HBO and Lena Dunham’s Girls has never committed to any particularly enduring premise, nor have recent seasons stirred as much controversy, and the series itself may apparently wrap up altogether before long. According to Dunham, the sixth season in 2017 will likely bring an end to Hannah, Marnie, Jessa and Shoshanna’s youthful exploits, and Girls overall.
Assuming by now Simpsons fans have successfully abated fears of Homer and Marge splitting up, Sunday’s Season 27 premiere will still see Girls star Lena Dunham guesting as Homer’s new ladyfriend. Not only that, but our first clip of “Every Man’s Dream” brings Brooklyn to Springfield by way of the full Girls cast.
HBO’s Girls rarely telegraphs what to expect with each coming year, but with Season 5 already in production in New York, the first set photos have yielded some surprising turns. Elementary star Lucy Liu (and possibly Jonny Lee Miller?) will guest star in the new Girls season, as Adam seemingly takes a small role on a procedural.
A ways back we learned that everyone’s favorite “voice of a generation” Lena Dunham would lend said voice to a new one by guesting on The Simpsons, but true to life, Hannah’s best Girls are coming with. Joining Dunham for the spot will be her HBO co-stars, Allison Williams, Zosia Mamet and Jemima Kirke.
Of every Girls season finale, “Home Birth” feels the most final — major changes and life plans happen in the blink of an eye; new lives enter this world and familiar faces fade; and perhaps what makes this episode feel so final is the “six months later” coda, which feels just as unnecessary here as it does in just about any other film or television show. That’s not to say that the conclusion doesn’t have its charms, but it might have been best saved for next season, given the powerful sequence that preceded it.
There are certain things we learn how to do as we become more adult: we learn what to share and what not to share and when to share it, and we learn how to fake smiling and being supportive to our friends and loved ones even when it kills us. There are good boundaries and bad boundaries, just as there’s good faking it and bad faking it — navigating these nebulous borders is tricky business, and no one does it gracefully, especially not Hannah (or Tad…or Loreen…).
Tonight’s episode of Girls is a lot to take in, with a long title to match. “Tad and Loreen and Avi and Shanaz” offers up some real anxiety-inducing bombshells, and although these moments punctuate the half-hour with shock and awe, it’s the dialogue exchanges between various character pairings that provide the most telling aspects.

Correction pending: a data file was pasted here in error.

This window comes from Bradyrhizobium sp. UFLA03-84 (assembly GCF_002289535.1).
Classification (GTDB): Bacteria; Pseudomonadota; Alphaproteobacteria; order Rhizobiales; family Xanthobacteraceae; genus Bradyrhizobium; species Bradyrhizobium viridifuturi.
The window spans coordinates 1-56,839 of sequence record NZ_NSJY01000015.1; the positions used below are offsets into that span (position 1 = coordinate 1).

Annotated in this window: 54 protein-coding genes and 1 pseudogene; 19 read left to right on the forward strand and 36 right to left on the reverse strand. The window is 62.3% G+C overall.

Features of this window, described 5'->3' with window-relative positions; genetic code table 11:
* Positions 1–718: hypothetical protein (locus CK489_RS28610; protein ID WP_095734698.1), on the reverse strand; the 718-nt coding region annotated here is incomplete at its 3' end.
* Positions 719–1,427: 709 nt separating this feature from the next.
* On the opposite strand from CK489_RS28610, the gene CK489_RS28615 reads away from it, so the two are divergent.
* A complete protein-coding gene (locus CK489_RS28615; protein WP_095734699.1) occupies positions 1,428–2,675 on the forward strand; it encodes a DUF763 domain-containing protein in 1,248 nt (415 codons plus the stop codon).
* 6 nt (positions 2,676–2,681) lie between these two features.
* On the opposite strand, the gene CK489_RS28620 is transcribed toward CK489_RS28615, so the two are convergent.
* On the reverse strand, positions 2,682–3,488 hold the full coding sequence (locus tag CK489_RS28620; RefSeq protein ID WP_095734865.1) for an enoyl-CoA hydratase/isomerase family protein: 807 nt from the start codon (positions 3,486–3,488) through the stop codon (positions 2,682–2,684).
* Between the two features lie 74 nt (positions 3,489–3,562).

Manipulation, resentment and deceit are the central conceits at the heart of this week’s Girls. Hannah attempts to be friends with Adam, and this overture is both genuine and disingenuous at the same time, highlighting the conflicting emotions that go into such well-meaning and painful post-break-up trials. And while Lena Dunham’s anxiety-ridden performance captures the vast array of emotions during this period, it’s Gillian Jacobs’ exceptionally complex performance as Mimi-Rose that ultimately steals the show, proving the hinge around which Adam and Hannah pivot.
Over the course of the last few seasons, the twentysomething girls of Girls have hardly changed at all, which makes them more empathetic, if a little frustrating — but only because, if you’ve ever been in your early 20s, you can see some of yourself in each of them. If insanity is repeating the same behaviors/actions over and over and expecting different results, then you might consider these women (and yes, the men, too) insane. But tonight’s episode brings some real signifiers of change, even if we remain skeptical.
At one point during this week’s episode of Girls, Hannah off-handedly describes the only way to solve a Rubik’s Cube: by taking the stickers off and re-sticking them in the proper arrangement. It’s such a casual comment, but one that easily defines the way Hannah — and her friends, and so many of us coming of age in our 20s — approaches problem-solving: by forcing things into the shape she’d like rather than doing the imperative work and navigation.